because we glorified their gods.
ἀνθ’ ὧν ἐδοξάσαμεν τοὺς θεοὺς αὐτῶν·

You are righteous, O Lord!
δίκαιος εἶ, Κύριε.

And now they are not satisfied that we are in bitter slavery,
καὶ νῦν οὐχ ἱκανώθησαν ἐν πικρασμῷ δουλείας ἡμῶν,

but they have covenanted with their idols
ἀλλὰ ἔθηκαν τὰς χεῖρας αὐτῶν ἐπὶ τὰς χεῖρας τῶν εἰδώλων αὐτῶν,

to abolish what your mouth has ordained
ἐξᾶραι ὁρισμὸν στόματός σου

and to destroy your inheritance,
καὶ ἀφανίσαι κληρονομίαν σου

to stop the mouths of those who praise you
καὶ ἐμφράξαι στόμα αἰνούντων σοι

and to quench your altar and the glory of your house,
καὶ σβέσαι δόξαν οἴκου σου καὶ θυσιαστήριόν σου

to open the mouths of the nations for the praise of vain idols,
καὶ ἀνοῖξαι στόμα ἐθνῶν εἰς ἀρετὰς ματαίων

and to magnify forever a mortal king.
καὶ θαυμασθῆναι βασιλέα σάρκινον εἰς αἰῶνα.

O Lord, do not surrender your scepter to what has no being;
μὴ παραδῷς, κύριε, τὸ σκῆπτρόν σου τοῖς μὴ οὖσιν,

and do not let them mock at our downfall;
καὶ μὴ καταγελασάτωσαν ἐν τῇ πτώσει ἡμῶν,

but turn their plan against themselves,
ἀλλὰ στρέψον τὴν βουλὴν αὐτῶν ἐπ’ αὐτούς,

and make an example of the man who began this against us.
τὸν δὲ ἀρξάμενον ἐφ’ ἡμᾶς παραδειγμάτισον.

Remember, O Lord; make yourself known in this time of our affliction,
μνήσθητι, κύριε, γνώσθητι ἐν καιρῷ θλίψεως ἡμῶν

and give me courage, O King of the gods and Master of all dominion!
καὶ ἐμὲ θάρσυνον, βασιλεῦ τῶν θεῶν καὶ πάσης ἀρχῆς ἐπικρατῶν·

Put eloquent speech in my mouth before the lion,
δὸς λόγον εὔρυθμον εἰς τὸ στόμα μου ἐνώπιον τοῦ λέοντος

and turn his heart to hate the man who is fighting against us,
καὶ μετάθες τὴν καρδίαν αὐτοῦ εἰς μῖσος τοῦ πολεμοῦντος ἡμᾶς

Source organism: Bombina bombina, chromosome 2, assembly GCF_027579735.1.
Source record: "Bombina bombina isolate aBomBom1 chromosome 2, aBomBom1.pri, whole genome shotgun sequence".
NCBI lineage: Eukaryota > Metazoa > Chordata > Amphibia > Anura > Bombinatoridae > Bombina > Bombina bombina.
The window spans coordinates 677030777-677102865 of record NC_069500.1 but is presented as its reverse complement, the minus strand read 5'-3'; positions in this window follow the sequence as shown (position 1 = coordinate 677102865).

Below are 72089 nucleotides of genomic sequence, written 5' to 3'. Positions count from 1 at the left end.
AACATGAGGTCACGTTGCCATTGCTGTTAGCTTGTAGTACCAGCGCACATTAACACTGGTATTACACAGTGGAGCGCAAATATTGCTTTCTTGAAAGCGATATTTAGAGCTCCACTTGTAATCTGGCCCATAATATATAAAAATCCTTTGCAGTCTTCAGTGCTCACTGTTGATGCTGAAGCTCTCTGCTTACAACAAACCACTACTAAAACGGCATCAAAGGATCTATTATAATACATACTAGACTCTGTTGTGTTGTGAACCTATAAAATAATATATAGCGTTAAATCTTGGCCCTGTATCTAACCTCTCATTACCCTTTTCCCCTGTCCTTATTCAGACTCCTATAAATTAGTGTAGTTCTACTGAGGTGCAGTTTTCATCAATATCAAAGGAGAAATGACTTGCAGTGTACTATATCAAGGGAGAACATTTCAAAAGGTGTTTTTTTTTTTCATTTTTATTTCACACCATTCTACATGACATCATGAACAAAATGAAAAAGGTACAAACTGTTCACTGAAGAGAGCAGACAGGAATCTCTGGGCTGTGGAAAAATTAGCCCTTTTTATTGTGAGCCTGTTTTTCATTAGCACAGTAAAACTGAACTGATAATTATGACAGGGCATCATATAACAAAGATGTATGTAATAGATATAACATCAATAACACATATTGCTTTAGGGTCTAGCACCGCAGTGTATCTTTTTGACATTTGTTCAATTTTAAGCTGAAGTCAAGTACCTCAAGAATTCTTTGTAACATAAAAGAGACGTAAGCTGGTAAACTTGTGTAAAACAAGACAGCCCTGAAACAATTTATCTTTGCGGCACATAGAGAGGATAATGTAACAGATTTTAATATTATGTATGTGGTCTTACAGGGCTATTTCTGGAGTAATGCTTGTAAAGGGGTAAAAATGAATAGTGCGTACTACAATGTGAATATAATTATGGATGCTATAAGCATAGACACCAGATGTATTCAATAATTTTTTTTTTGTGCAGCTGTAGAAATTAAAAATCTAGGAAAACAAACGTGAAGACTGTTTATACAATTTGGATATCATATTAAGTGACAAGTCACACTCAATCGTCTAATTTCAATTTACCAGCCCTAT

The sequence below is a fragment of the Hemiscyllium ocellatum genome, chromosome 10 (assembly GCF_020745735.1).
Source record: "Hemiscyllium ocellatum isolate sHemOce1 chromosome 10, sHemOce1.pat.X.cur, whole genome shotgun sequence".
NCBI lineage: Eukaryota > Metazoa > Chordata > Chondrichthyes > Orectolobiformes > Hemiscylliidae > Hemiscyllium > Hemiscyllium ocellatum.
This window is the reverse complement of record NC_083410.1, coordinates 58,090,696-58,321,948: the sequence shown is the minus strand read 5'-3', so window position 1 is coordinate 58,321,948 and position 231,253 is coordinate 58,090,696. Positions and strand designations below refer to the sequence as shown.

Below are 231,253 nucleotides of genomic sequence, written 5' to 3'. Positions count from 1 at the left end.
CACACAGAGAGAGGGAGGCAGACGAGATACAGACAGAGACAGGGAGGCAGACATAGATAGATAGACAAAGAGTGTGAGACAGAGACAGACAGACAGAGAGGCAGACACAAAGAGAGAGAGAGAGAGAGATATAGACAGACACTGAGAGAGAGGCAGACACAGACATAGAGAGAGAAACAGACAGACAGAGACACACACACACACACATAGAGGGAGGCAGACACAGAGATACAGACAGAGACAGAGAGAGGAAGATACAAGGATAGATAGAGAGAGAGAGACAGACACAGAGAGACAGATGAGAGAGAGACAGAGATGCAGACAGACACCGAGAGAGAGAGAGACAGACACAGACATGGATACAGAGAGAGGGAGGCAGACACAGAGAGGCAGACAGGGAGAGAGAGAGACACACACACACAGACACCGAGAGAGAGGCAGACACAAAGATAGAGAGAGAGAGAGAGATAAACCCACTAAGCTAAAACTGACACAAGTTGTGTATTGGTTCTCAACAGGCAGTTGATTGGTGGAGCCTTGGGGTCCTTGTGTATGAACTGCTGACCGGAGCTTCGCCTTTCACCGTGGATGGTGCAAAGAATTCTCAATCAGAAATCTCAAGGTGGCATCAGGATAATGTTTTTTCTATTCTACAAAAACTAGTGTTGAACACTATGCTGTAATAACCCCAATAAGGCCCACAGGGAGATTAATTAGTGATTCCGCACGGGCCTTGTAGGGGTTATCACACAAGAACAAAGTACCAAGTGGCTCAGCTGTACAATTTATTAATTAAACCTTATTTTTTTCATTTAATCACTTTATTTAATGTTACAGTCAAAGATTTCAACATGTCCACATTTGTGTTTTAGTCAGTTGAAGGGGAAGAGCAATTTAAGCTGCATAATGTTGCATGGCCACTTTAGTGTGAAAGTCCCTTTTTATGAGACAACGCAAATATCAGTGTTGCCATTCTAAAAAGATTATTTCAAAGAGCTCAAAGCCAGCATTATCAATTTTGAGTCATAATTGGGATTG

so that there may be an end of him and those who agree with him.
εἰς συντέλειαν αὐτοῦ καὶ τῶν ὁμονοούντων αὐτῷ·

But save us by your hand,
ἡμᾶς δὲ ῥῦσαι ἐν χειρί σου

and help me, who am alone and have no helper but you, O Lord.
καὶ βοήθησόν μοι τῇ μόνῃ καὶ μὴ ἐχούσῃ εἰ μὴ σέ, κύριε.

You have knowledge of all things;
πάντων γνῶσιν ἔχεις

and you know that I hate the splendor of the wicked
καὶ οἶδας ὅτι ἐμίσησα δόξαν ἀνόμων

and abhor the bed of the uncircumcised and of any alien.
καὶ βδελύσσομαι κοίτην ἀπεριτμήτων καὶ παντὸς ἀλλοτρίου.

You know my necessity –
σὺ οἶδας τὴν ἀνάγκην μου,

that I abhor the sign of my proud position,
ὅτι βδελύσσομαι τὸ σημεῖον τῆς ὑπερηφανίας μου,

which is upon my head on the days when I appear in public.
ὅ ἐστιν ἐπὶ τῆς κεφαλῆς μου ἐν ἡμέραις ὀπτασίας μου·

I abhor it like a menstruous rag,
βδελύσσομαι αὐτὸ ὡς ῥάκος καταμηνίων

and I do not wear it on the days when I am at leisure.
καὶ οὐ φορῶ αὐτὸ ἐν ἡμέραις ἡσυχίας μου.

And your servant has not eaten at Haman’s table,
καὶ οὐκ ἔφαγεν ἡ δούλη σου τράπεζαν Αμαν

and I have not honored the king’s feast or drunk the wine of the libations.
καὶ οὐκ ἐδόξασα συμπόσιον βασιλέως οὐδὲ ἔπιον οἶνον σπονδῶν·

Your servant has had no joy since the day that I was brought here until now,
καὶ οὐκ ηὐφράνθη ἡ δούλη σου ἀφ’ ἡμέρας μεταβολῆς μου μέχρι νῦν πλὴν

except in you, O Lord God of Abraham.
ἐπὶ σοί, κύριε ὁ θεὸς Αβρααμ.

O God, whose might is over all, hear the voice of the despairing,
ὁ θεὸς ὁ ἰσχύων ἐπὶ πάντας, εἰσάκουσον φωνὴν ἀπηλπισμένων

and save us from the hands of evildoers.
καὶ ῥῦσαι ἡμᾶς ἐκ χειρὸς τῶν πονηρευομένων·

And save me from my fear!”
καὶ ῥῦσαί με ἐκ τοῦ φόβου μου.

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6 Comments leave one →
  1. December 11, 2011 12:57 pm

    Originally, I wrote a long pair of comments to this post, but they were so lengthy I decided to make them an independent post.